With official Colombia making it harder for us to stay coupled with our own long-lingering doubts about being here, it could be said it's a no-brainer. Our previous four work visas were obtained with little hassle, thus opting to 'give it a lash' for another year required less soul searching.

This time around the thinking is, 'If you're going to make it more complicated to stay here, no thank you.' It's not like we're looking to stay in everyone's favourite Latino country, Venezuela. (It's a joke, relax. Although it does seem our loyalty to Colombia over the years has counted for nothing!)

Yet, Colombia has been home since late 2011. As frustrating as many things have been during our almost seven years here, there have been plenty of highlights as well. It's proving to be more difficult than we'd thought to just quietly walk away from it all. (Not having something concrete to go to elsewhere is playing a significant part for sure.)

In some ways it's a similar mindset to the one a rather green 'Wrong Way' had back in 2008 before making the decision to leave Ireland and take flight for a period of solo travelling.

Once on the road, the many hiccups aside, it was a case of 'What was all the fuss about?'

With that as a guide, ten years on albeit and slightly more concerned about our financial situation, leaving our Colombian comfort zone is unlikely to prove fatal. Unlikely that is; things could happen outside of our control.

In any case, while losing our work visa status will be a little bit deflating, the option to stay here as a tourist until the year is out is still on the table.

We don't have to drop everything in an instant. Although, at times, that's the best strategy to adopt. When it's done, it's done. Move on, at haste.
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Wednesday, 9 May 2018

Colombia's EPS: All in its own good time

After over six years based in Bogotá we've experienced many aspects of Colombian life, from the hugely enjoyable to the utterly frustrating.

However, there's one thing that, thankfully, we've yet to sample (and hopefully never will): The health service (well that and scopolamine).

OK, we've had to get some dental work done, but that was a private affair, not through any health scheme, and not a sickness issue either — having front teeth isn't completely essential, is it? (On that, um, front, it did take some time to find a trustworthy, reasonably-priced dentist. We got there in the end, though.)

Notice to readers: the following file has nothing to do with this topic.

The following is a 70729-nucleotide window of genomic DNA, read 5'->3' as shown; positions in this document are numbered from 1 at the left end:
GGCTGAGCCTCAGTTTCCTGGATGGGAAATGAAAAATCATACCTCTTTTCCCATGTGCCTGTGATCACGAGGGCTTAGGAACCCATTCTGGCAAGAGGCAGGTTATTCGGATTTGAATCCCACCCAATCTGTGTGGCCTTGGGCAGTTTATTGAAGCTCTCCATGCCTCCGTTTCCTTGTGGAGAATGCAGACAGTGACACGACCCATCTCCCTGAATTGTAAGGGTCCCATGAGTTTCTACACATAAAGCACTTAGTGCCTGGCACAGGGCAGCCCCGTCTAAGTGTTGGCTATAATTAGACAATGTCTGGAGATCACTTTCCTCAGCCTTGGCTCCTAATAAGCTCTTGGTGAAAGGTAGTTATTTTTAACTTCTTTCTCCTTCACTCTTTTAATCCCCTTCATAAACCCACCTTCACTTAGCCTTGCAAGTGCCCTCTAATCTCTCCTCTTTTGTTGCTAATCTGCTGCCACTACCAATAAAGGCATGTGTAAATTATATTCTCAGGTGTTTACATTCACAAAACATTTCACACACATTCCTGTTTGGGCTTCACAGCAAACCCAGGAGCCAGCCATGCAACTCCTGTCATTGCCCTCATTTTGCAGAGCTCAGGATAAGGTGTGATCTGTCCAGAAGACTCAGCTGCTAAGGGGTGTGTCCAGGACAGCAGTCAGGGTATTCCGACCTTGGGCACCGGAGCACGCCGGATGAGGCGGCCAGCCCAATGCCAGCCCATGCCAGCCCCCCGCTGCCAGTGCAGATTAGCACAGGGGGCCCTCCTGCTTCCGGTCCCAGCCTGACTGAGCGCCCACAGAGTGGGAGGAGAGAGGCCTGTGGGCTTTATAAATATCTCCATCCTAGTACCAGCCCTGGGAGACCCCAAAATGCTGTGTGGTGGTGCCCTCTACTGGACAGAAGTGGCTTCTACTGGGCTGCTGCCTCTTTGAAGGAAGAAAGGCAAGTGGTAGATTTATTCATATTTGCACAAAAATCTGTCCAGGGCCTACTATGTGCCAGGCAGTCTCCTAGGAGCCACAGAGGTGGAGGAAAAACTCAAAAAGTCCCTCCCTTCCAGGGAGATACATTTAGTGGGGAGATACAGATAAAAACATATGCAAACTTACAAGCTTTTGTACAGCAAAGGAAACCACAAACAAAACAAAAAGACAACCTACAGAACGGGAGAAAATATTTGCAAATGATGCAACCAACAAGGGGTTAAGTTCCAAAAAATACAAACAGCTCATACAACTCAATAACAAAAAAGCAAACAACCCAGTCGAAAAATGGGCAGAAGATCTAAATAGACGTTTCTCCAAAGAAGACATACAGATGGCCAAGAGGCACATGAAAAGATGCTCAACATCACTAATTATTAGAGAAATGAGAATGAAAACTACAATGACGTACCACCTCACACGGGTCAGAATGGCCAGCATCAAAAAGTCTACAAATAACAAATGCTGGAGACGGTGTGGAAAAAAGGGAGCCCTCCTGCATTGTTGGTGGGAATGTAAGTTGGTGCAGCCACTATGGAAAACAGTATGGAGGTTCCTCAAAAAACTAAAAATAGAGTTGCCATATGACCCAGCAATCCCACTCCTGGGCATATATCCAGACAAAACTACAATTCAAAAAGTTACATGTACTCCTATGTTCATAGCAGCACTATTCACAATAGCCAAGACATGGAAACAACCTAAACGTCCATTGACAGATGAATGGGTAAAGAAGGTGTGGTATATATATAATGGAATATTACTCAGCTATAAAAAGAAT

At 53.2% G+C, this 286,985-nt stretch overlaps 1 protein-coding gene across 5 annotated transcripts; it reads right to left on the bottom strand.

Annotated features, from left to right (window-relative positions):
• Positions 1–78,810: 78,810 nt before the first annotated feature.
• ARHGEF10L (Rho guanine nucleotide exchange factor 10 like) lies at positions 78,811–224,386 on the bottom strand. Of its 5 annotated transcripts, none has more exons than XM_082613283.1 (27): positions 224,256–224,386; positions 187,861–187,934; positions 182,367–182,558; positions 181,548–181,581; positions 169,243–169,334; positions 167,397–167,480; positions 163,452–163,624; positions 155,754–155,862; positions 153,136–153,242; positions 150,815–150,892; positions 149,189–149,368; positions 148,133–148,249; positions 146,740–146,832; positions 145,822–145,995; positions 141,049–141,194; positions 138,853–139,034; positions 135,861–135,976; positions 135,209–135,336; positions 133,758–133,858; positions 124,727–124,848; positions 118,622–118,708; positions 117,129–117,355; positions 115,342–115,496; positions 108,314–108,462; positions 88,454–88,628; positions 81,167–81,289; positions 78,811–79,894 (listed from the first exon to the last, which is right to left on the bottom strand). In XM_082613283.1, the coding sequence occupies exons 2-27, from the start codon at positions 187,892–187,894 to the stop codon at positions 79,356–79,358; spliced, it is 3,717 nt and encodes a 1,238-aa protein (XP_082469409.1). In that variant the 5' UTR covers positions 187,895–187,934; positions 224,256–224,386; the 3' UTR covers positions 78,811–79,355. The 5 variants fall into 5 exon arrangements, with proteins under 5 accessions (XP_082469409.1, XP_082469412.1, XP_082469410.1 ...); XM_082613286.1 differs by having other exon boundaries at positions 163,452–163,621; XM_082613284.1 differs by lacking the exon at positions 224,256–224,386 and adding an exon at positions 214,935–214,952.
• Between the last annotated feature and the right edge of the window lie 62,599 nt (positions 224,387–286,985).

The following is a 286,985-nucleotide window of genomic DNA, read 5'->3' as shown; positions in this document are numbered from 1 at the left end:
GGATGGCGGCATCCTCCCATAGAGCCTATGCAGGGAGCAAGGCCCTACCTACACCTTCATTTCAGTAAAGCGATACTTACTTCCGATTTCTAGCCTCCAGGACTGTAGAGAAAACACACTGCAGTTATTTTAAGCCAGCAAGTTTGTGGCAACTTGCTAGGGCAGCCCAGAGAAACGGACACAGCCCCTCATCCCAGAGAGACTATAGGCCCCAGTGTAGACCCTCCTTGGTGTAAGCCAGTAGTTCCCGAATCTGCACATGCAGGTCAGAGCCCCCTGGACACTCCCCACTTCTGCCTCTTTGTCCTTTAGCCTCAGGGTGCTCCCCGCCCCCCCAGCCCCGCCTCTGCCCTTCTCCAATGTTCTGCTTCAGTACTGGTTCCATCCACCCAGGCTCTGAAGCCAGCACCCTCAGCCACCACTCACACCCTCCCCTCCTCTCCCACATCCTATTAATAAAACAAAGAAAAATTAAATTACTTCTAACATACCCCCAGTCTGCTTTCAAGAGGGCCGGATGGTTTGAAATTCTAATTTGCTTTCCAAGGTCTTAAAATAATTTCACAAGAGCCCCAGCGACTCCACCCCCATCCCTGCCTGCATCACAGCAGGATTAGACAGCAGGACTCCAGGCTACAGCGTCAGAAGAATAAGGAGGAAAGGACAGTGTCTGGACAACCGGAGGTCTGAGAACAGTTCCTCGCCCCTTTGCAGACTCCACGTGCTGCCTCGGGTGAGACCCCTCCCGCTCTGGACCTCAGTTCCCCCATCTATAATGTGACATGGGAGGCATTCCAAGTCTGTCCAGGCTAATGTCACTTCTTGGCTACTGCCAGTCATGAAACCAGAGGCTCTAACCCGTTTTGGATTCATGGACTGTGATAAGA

Sura EPS: Regarded as one of Colombia's best in this regard.
Sura: Seen as one of the best EPSs out there ... (Image from Facebook.)
That aside, the 'opportunity' hasn't arisen to use an EPS ('Entidad Promotora de Salud', health promoting entity), the somewhat private health service that's the default option for the majority of Colombians.

Basically, for a relatively small monthly fee you get what results in pretty much free health care when the need arises.

For the very poor there are other, government-subsidised options, while private health insurance is a more attractive alternative for wealthier Colombians. Yet going through an EPS is where it's at for most.

There are many of them to choose from, all operating in more or less the same way. Naturally enough, some are rated better than others — the EPS you use determines which clinic or hospital you get sent to for any specialised treatment you may need.

Thus, they function as a sort of middleman between you and the medical specialists. Minor issues are generally dealt with by a GP at an EPS clinic.

For problems of a more serious nature, but not emergency life-or-death ones, your EPS has to grant approval before any treatment is given. It does foot the bill after all — with a little help from your small monthly contribution of course (and the government in some cases).

So that the EPS has to give prior authorisation is fine, in theory. In practice, however, it can lead to a lot of time wasted waiting in line just to get signed off for surgery or whatever.

Take the case of a friend who was in a bicycle accident recently. His EPS sent him to hospital — unnecessarily by ambulance as it was — for an X-ray on his injured arm. The doctor who saw him first up was unsure if surgery was needed or not. Further examinations were required to determine that but they couldn't be done at that specific time.

Our friend got a temporary cast on his arm and was told he'd have to come back to fully ascertain the extent of the damage. But before that could happen, he had to return to his EPS to get the green light.